— How have anti-Russian sanctions and the devaluation of the ruble influenced the business indices of your company? How does production localization in Russia help?
— Of course, the price for local production is growing much slower than for imported production. In this sense, our plant IVECO-??? in Miass, in the Chelyabinsk region, a full-scale assembly unit which is 20 years old now, gives us an advantage and allows us to smooth over negative tendencies and to offer self-dumping trucks at a fixed ruble price. In this crisis environment we have significantly decreased our profit margin, and part of our modifications are sold in a way that is called “even”, as we are planning to increase our market share.
— What’s your localization level, its depth?
— See for yourselves. In Russia we produce IVECO Euro?argo, medium-duty trucks with 6x4 and 6x6 wheel formulae, and IVECO Trakker, with an 8x8 wheel formula. None of the European plants have such trucks - it’s a specialized product for the market of Russia and CIS.
— Vehicle rental and leasing are good prospects in the current conditions. Does your company do such things? If so, how much is the leasing of a reasonably new truck?
— We render leasing services both via our network, Iveco Capital, and via other companies’ and banks’ services. Besides this, we regularly sponsor events to stimulate demand. As far as rent is concerned, we are ready to offer a buy-back scheme - that is, after the customer uses the rented equipment, either we or the bank buys it back.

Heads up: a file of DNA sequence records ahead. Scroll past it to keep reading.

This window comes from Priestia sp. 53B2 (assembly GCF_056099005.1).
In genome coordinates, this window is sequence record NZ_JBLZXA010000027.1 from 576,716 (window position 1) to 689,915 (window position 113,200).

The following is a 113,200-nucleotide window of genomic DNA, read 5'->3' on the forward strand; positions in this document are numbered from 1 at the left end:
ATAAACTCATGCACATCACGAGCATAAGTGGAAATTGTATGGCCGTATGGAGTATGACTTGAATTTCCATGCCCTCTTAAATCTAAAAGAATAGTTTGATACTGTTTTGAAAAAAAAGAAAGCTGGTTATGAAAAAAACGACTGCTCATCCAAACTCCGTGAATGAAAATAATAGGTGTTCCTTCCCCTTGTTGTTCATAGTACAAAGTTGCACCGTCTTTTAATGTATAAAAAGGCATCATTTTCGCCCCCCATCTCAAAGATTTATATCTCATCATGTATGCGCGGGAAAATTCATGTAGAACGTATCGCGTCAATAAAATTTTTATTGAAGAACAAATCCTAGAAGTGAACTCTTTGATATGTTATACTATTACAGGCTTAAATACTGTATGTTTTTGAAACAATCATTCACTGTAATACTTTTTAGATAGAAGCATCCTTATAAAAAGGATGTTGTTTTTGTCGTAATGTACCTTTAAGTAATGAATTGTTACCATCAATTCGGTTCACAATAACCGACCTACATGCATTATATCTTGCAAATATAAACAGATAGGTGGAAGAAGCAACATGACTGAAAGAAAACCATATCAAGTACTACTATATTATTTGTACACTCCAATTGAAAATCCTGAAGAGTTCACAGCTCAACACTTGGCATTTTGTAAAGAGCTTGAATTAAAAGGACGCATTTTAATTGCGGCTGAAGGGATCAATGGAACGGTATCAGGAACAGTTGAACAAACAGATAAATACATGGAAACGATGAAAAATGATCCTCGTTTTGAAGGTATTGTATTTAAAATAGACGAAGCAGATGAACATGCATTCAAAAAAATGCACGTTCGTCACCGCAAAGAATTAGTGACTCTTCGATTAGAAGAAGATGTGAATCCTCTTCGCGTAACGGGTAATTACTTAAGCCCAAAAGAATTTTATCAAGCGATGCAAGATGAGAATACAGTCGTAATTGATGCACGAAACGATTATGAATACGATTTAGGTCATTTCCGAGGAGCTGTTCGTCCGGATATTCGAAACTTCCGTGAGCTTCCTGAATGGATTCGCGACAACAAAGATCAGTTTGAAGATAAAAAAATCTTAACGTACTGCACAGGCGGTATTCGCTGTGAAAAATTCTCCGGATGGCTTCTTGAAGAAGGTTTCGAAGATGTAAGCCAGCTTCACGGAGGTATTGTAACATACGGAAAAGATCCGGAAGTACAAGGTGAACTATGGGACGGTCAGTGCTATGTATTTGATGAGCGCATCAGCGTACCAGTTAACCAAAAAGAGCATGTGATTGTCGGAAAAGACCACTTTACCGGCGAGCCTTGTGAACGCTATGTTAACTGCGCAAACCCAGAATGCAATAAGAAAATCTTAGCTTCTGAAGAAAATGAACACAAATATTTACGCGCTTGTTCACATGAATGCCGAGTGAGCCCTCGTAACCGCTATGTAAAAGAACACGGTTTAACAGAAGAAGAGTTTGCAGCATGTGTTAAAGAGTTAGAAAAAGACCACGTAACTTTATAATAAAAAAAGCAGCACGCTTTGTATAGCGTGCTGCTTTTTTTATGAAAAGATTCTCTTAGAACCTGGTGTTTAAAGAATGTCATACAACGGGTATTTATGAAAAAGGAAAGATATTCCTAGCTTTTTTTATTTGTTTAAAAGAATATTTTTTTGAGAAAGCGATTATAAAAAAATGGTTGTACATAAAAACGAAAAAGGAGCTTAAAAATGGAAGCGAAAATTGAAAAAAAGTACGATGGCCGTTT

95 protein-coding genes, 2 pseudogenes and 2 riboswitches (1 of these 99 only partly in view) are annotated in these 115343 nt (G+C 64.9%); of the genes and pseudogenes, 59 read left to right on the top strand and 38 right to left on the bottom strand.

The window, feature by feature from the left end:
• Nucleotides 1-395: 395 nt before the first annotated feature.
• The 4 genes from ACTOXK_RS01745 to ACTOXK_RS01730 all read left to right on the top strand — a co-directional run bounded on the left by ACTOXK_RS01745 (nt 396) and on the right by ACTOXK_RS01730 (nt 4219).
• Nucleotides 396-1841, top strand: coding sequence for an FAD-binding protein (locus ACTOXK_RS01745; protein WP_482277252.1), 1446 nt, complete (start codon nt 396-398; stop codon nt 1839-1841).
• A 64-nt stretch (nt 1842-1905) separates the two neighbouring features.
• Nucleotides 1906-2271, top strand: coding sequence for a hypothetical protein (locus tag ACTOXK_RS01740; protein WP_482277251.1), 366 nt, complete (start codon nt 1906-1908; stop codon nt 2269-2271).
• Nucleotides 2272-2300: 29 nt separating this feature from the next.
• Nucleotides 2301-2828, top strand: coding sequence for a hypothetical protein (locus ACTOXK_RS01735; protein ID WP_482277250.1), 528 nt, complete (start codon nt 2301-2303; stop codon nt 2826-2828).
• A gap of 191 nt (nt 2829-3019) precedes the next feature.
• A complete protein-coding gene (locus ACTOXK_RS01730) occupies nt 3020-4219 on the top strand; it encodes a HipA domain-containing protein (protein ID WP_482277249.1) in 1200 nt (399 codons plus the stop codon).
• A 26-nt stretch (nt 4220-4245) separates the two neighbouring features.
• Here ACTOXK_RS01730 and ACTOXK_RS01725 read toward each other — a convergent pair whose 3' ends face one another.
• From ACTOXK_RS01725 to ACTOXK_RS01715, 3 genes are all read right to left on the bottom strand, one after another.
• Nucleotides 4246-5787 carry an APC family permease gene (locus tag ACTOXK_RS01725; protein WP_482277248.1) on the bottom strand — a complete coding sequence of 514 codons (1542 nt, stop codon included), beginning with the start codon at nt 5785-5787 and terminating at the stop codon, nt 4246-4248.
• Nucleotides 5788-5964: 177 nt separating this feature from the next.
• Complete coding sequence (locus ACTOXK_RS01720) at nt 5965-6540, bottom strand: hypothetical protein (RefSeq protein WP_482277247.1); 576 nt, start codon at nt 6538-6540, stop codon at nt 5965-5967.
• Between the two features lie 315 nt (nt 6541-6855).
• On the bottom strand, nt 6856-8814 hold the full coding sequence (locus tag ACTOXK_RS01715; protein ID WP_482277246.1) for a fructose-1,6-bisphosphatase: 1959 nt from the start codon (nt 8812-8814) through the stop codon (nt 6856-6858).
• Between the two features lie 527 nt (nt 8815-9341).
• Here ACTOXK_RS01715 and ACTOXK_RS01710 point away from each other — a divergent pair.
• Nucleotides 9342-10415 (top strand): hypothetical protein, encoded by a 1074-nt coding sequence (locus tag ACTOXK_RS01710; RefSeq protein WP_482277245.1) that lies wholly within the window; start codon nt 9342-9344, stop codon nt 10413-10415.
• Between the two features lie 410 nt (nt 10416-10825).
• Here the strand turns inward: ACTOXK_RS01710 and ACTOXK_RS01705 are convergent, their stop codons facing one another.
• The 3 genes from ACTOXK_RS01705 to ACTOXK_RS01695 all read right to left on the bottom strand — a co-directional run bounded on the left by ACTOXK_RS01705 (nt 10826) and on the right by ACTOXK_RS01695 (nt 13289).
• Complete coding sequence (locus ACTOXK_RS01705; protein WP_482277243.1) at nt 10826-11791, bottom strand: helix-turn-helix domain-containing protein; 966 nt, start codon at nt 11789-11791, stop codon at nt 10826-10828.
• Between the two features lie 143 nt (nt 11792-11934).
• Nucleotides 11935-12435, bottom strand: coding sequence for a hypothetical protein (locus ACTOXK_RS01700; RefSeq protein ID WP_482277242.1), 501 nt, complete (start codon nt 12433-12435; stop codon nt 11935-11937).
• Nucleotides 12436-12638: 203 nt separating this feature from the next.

— Russia is the biggest gas producer in the world, and your company offers a full line of automobiles for working on high-pressure or condensed gas. What do you think about the present level and outlook for automobile transport transfer on natural gas motor fuel, methane in particular?
— The equipment transfer to methane possibilities are evident and vast. If we count efficiency, the purchase of our equipment gives a 50% economy in fuel and up to a 30% total cost of ownership decrease during three years of exploitation. Significant economy in fuel, oil and lubricants is achieved. Our engines are optimal: they are designed for gas, not modified for it. It’s clear that the existing 250 gas-filling works are not enough for Russia. Some players in the oil and gas market are actively investing in gas-filling works construction.
Another problem is customs duties for automobiles using methane, which are 15-19% higher than for petrol ones. I think these duties should be decreased. All over the world the transfer to an ecologically higher class vehicle (and methane automobile is Euro-6 standard) is being stimulated.
The government gives preferences to customers, granting subsidies for equipment purchase. It would be good to grant preferences to private companies, or at least to abolish transport tax for automobiles using methane, and to allow medium-duty trucks to enter the centre of a city. Owing to its turning radius, it won’t cause extra traffic jams. Why not start with Moscow?
— Our traditional question: how do you spend your free time, what are you fond of?
— I like reading, including books on economics. Recently I read “The Return of the Great Depression”. At least three times a week I go to the gym and the swimming pool. It helps keep me fit and gives me energy for work. My hobbies are automobiles and carting. Last year I took part in a Carting Championship for automobile producers on the Russian market.